The SEC Outsourcing Rule and Our Failure as Fiduciaries

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Sometimes advisors fail as fiduciaries. Sometimes they fail spectacularly.

The process by which advisors select a turnkey asset management provider (TAMP) is the latest illustration of fiduciary failure, and the SEC has responded with ominous rulemaking that will have questionable value to our profession.

A good example of that failure is the use by advisors of high-fee mutual fund share classes when another share class with lower-fees is available. Not that long ago, advisors were regularly pocketing 12b-1 fees at the expense of their clients.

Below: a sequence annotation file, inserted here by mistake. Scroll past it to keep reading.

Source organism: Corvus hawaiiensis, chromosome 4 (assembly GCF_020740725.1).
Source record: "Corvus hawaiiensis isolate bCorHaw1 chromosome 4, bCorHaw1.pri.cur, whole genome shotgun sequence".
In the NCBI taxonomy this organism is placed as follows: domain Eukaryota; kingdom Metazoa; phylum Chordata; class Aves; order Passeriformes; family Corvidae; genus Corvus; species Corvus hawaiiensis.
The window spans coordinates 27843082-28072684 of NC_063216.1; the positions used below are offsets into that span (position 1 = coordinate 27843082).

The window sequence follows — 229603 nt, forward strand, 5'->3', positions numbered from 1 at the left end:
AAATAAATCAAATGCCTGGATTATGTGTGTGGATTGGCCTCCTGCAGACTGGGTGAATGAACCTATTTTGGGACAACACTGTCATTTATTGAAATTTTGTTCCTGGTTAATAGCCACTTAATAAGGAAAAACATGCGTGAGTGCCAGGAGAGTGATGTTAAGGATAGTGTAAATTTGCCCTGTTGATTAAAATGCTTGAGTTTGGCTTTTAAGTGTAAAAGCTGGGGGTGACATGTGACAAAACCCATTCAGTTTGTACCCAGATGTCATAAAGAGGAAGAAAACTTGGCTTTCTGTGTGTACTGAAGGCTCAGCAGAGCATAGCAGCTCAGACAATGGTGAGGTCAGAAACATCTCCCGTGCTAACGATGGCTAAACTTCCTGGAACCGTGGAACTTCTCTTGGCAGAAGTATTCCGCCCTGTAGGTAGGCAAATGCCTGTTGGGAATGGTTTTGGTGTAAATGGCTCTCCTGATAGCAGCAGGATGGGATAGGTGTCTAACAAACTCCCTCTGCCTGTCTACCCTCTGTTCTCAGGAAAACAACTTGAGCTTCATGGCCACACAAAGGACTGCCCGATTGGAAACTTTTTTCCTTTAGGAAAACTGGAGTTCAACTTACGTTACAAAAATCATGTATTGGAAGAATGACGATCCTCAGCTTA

The practice was so pervasive the SEC went on the warpath to clean it up. It launched a months-long amnesty program that allowed offenders to give themselves up and initiated a wave of high-profile enforcement actions to punish scofflaws who didn’t take advantage of it.

Did it succeed in eradicating the practice? Hardly, but it eliminated many egregious cases and contained the practice by making examples of those who harmed their clients.

Why did the SEC need to take these actions? It was such an obvious breach of fiduciary duty to load a client’s portfolio with funds that harm the client and benefit the advisor.